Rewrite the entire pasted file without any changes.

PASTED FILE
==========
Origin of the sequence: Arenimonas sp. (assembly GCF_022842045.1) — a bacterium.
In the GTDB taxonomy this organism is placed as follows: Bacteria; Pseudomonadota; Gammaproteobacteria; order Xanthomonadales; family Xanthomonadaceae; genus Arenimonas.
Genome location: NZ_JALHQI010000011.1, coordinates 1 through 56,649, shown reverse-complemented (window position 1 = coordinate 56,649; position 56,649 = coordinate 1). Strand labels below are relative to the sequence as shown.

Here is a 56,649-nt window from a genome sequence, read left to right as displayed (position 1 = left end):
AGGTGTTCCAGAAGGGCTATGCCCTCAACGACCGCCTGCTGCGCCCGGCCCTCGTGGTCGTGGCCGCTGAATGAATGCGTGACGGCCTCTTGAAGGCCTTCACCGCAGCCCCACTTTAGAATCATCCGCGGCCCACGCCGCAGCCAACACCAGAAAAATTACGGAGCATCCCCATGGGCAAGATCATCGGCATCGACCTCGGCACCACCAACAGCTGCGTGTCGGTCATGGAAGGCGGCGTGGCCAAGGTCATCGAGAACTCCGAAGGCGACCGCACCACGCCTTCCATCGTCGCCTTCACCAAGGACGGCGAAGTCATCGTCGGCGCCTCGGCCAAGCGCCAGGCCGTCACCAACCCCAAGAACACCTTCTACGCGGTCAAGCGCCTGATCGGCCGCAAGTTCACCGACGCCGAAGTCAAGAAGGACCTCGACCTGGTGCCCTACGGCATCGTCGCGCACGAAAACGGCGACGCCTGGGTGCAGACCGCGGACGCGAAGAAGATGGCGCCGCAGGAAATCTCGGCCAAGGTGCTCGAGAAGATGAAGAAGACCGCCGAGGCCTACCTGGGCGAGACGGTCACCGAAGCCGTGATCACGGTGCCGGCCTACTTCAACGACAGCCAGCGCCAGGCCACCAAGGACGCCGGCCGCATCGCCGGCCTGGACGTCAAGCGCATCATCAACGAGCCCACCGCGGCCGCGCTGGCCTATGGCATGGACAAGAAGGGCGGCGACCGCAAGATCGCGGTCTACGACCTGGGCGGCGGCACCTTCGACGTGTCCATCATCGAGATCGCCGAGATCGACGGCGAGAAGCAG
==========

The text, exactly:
Origin of the sequence: Arenimonas sp. (assembly GCF_022842045.1) — a bacterium.
In the GTDB taxonomy this organism is placed as follows: Bacteria; Pseudomonadota; Gammaproteobacteria; order Xanthomonadales; family Xanthomonadaceae; genus Arenimonas.
Genome location: NZ_JALHQI010000011.1, coordinates 1 through 56,649, shown reverse-complemented (window position 1 = coordinate 56,649; position 56,649 = coordinate 1). Strand labels below are relative to the sequence as shown.

Here is a 56,649-nt window from a genome sequence, read left to right as displayed (position 1 = left end):
AGGTGTTCCAGAAGGGCTATGCCCTCAACGACCGCCTGCTGCGCCCGGCCCTCGTGGTCGTGGCCGCTGAATGAATGCGTGACGGCCTCTTGAAGGCCTTCACCGCAGCCCCACTTTAGAATCATCCGCGGCCCACGCCGCAGCCAACACCAGAAAAATTACGGAGCATCCCCATGGGCAAGATCATCGGCATCGACCTCGGCACCACCAACAGCTGCGTGTCGGTCATGGAAGGCGGCGTGGCCAAGGTCATCGAGAACTCCGAAGGCGACCGCACCACGCCTTCCATCGTCGCCTTCACCAAGGACGGCGAAGTCATCGTCGGCGCCTCGGCCAAGCGCCAGGCCGTCACCAACCCCAAGAACACCTTCTACGCGGTCAAGCGCCTGATCGGCCGCAAGTTCACCGACGCCGAAGTCAAGAAGGACCTCGACCTGGTGCCCTACGGCATCGTCGCGCACGAAAACGGCGACGCCTGGGTGCAGACCGCGGACGCGAAGAAGATGGCGCCGCAGGAAATCTCGGCCAAGGTGCTCGAGAAGATGAAGAAGACCGCCGAGGCCTACCTGGGCGAGACGGTCACCGAAGCCGTGATCACGGTGCCGGCCTACTTCAACGACAGCCAGCGCCAGGCCACCAAGGACGCCGGCCGCATCGCCGGCCTGGACGTCAAGCGCATCATCAACGAGCCCACCGCGGCCGCGCTGGCCTATGGCATGGACAAGAAGGGCGGCGACCGCAAGATCGCGGTCTACGACCTGGGCGGCGGCACCTTCGACGTGTCCATCATCGAGATCGCCGAGATCGACGGCGAGAAGCAG